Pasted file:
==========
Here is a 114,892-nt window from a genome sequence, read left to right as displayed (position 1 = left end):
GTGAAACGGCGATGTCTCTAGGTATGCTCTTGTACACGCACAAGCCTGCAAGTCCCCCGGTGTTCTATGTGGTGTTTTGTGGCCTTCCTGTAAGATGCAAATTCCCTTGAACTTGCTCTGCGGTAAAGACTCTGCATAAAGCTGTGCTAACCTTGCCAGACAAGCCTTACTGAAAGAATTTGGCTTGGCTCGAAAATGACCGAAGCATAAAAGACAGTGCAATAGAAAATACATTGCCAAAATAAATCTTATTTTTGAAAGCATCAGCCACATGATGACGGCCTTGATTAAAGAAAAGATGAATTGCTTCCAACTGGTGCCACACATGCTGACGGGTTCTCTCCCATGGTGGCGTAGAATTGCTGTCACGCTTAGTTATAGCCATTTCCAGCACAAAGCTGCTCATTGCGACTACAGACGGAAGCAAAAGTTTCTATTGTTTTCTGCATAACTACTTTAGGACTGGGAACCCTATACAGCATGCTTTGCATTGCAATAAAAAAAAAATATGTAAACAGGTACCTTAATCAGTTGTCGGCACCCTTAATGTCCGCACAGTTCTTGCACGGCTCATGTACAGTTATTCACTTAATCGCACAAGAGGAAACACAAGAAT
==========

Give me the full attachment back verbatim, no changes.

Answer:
Here is a 114,892-nt window from a genome sequence, read left to right as displayed (position 1 = left end):
GTGAAACGGCGATGTCTCTAGGTATGCTCTTGTACACGCACAAGCCTGCAAGTCCCCCGGTGTTCTATGTGGTGTTTTGTGGCCTTCCTGTAAGATGCAAATTCCCTTGAACTTGCTCTGCGGTAAAGACTCTGCATAAAGCTGTGCTAACCTTGCCAGACAAGCCTTACTGAAAGAATTTGGCTTGGCTCGAAAATGACCGAAGCATAAAAGACAGTGCAATAGAAAATACATTGCCAAAATAAATCTTATTTTTGAAAGCATCAGCCACATGATGACGGCCTTGATTAAAGAAAAGATGAATTGCTTCCAACTGGTGCCACACATGCTGACGGGTTCTCTCCCATGGTGGCGTAGAATTGCTGTCACGCTTAGTTATAGCCATTTCCAGCACAAAGCTGCTCATTGCGACTACAGACGGAAGCAAAAGTTTCTATTGTTTTCTGCATAACTACTTTAGGACTGGGAACCCTATACAGCATGCTTTGCATTGCAATAAAAAAAAAATATGTAAACAGGTACCTTAATCAGTTGTCGGCACCCTTAATGTCCGCACAGTTCTTGCACGGCTCATGTACAGTTATTCACTTAATCGCACAAGAGGAAACACAAGAAT